At his press conference Friday, he would not admit to feeling bitter, but some of his answers revealed tension and frustration, especially with the way in which the Yankees tied incentives and a second year to making it to the World Series.
"I had been there for 12 years," Torre said. "I didn't think motivation was needed. ... The incentives I took as an insult."
He also added that he felt as if he had just one or two allies in that room in Tampa, and when pressed, could name only Cashman. He said he couldn't be sure if there was anyone else who supported him -- an indication of his relationships with the rest of the organization's hierarchy.
"It was apparent to me, there were a number of people in that room who certainly spent some time putting together an offer," Torre said, "who didn't really waver off their opinion, off their decision, about how to go about their business.
"There was maybe a person or two that wanted me back."
That wasn't enough to make that happen. Although the reality seemed to have hit him, it clearly was too soon for him to accept the finality of his decision. He still spoke at times with the word "we," and his voice cracked when he spoke about his family and his relationships with Yankees players.
Torre said he won't go back to Yankee Stadium to clean out his office. It would be too emotional for him; an assistant will do it instead. He isn't sure what he will do next, but at 67, he still is happy to listen to offers to manage if they come. When asked if he will return when the new stadium opens in 2009 or at some point for Old-Timers' Day, Torre offered his only "no comment" of the afternoon.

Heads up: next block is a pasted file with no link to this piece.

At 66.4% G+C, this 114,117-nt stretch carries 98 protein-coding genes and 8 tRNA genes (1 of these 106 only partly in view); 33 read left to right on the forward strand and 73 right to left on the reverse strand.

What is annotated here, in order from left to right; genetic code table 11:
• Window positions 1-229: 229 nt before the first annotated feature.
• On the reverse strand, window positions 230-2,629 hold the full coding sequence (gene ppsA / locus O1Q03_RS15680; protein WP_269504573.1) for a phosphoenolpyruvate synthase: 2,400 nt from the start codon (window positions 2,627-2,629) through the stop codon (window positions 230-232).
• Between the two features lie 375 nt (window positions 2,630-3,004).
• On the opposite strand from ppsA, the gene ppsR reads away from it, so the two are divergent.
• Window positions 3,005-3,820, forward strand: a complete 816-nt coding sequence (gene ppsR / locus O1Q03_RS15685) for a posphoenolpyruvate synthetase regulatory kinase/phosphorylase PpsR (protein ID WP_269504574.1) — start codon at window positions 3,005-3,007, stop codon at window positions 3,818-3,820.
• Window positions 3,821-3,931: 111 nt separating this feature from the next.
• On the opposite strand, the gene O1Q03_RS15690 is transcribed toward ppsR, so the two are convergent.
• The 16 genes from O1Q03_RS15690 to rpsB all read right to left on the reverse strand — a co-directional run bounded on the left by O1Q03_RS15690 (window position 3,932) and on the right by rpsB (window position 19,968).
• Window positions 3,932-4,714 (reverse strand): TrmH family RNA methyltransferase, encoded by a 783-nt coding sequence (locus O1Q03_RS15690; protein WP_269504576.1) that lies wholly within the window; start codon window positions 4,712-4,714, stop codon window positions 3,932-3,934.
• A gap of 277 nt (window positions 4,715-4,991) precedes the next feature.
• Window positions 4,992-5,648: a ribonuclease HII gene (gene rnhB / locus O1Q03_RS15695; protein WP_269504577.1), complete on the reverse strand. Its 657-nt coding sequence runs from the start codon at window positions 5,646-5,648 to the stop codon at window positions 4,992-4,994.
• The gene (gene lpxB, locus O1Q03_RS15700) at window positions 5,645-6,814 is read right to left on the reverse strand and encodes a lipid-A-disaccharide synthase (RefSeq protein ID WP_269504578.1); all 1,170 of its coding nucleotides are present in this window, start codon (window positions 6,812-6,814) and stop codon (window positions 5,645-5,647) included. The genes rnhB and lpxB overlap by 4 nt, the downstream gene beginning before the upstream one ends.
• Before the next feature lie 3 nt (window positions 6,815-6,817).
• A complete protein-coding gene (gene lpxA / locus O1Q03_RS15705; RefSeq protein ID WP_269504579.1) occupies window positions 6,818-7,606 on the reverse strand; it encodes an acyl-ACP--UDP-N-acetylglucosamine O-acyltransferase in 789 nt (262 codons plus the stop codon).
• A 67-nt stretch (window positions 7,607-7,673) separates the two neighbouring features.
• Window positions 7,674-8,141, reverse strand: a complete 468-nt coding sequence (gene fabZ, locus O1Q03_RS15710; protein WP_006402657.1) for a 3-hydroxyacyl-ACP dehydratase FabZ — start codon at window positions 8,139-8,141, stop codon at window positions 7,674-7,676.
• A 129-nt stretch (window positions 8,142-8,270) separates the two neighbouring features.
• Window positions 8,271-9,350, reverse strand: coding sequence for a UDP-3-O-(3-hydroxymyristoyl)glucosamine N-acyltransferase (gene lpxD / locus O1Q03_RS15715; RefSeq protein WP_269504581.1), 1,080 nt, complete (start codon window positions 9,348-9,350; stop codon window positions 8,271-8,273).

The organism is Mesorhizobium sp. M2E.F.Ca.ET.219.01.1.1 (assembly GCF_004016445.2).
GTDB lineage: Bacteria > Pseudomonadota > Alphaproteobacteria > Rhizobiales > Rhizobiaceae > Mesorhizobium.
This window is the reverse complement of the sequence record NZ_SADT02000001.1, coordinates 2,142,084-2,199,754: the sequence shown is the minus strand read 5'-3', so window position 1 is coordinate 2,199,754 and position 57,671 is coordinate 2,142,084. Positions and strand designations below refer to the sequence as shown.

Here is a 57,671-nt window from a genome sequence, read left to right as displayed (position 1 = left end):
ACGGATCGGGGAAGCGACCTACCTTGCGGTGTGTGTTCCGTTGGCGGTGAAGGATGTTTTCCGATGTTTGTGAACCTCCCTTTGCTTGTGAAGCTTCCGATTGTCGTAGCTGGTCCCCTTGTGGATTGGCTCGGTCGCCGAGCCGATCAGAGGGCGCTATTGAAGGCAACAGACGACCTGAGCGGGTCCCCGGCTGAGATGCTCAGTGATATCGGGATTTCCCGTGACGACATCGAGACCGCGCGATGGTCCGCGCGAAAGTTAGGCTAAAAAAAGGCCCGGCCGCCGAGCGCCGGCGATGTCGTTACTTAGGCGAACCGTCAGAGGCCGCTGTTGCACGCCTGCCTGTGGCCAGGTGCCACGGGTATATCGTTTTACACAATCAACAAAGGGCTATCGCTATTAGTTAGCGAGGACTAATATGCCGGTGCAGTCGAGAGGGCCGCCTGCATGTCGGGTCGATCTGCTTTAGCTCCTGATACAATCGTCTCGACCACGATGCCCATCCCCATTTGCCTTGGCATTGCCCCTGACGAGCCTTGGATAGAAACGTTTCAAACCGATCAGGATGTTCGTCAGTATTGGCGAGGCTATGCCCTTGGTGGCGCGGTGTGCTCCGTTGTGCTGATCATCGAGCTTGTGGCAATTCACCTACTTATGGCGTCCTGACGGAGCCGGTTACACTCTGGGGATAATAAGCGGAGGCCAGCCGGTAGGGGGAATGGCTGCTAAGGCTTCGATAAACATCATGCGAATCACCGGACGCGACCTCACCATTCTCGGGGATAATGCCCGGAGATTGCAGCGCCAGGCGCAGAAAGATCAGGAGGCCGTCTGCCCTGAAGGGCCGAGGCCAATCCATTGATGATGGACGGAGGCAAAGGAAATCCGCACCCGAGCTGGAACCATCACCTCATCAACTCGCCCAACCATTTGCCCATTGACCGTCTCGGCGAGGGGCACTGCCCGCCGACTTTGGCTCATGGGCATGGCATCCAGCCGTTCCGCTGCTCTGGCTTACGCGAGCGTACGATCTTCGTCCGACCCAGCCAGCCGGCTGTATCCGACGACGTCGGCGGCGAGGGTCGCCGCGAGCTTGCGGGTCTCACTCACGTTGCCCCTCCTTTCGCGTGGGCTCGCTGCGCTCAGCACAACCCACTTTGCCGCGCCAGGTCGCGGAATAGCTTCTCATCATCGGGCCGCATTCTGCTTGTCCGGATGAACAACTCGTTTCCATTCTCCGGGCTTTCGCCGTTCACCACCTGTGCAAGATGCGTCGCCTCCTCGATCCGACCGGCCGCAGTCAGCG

He even left a door open to coming back, saying he wasn't a "fortune teller" but that there would need to be trust in order for that to happen. Clearly, that trust does not exist. With the hurt feelings and disappointment he expressed, his return is hard to imagine.
He then stressed his affinity for his players and coaching staff, whom he will miss the most. He said he has very few regrets, and what he'll look back at most fondly was winning four World Series titles between 1996 and 2000. He said he felt that would be his legacy.
"I can't tell you how appreciative I am of this now that it is over," Torre said of his rings and his record, second all-time in wins as a Yankees manager. "I can look back and really appreciate what company I'm in."
What he couldn't do was suggest who will take his job, his office and his perch in the Yankees' dugout. He knows Don Mattingly and Joe Girardi are favorites, and he said that, as former Yankees, they both are very aware of what they would step in to. He did say the new manager should take steps to insulate his players, since the pressure that comes with the job can create much distraction.
Torre then concluded his press conference, many members of the media applauding him. As he walked out of the ballroom with his wife, Ali, on his arm, he stepped into a new life in which he will have to take on a new identity -- one he will forge on his own, one that no longer will be defined by the Yankees.
Amy K. Nelson is a staff writer for ESPN.com.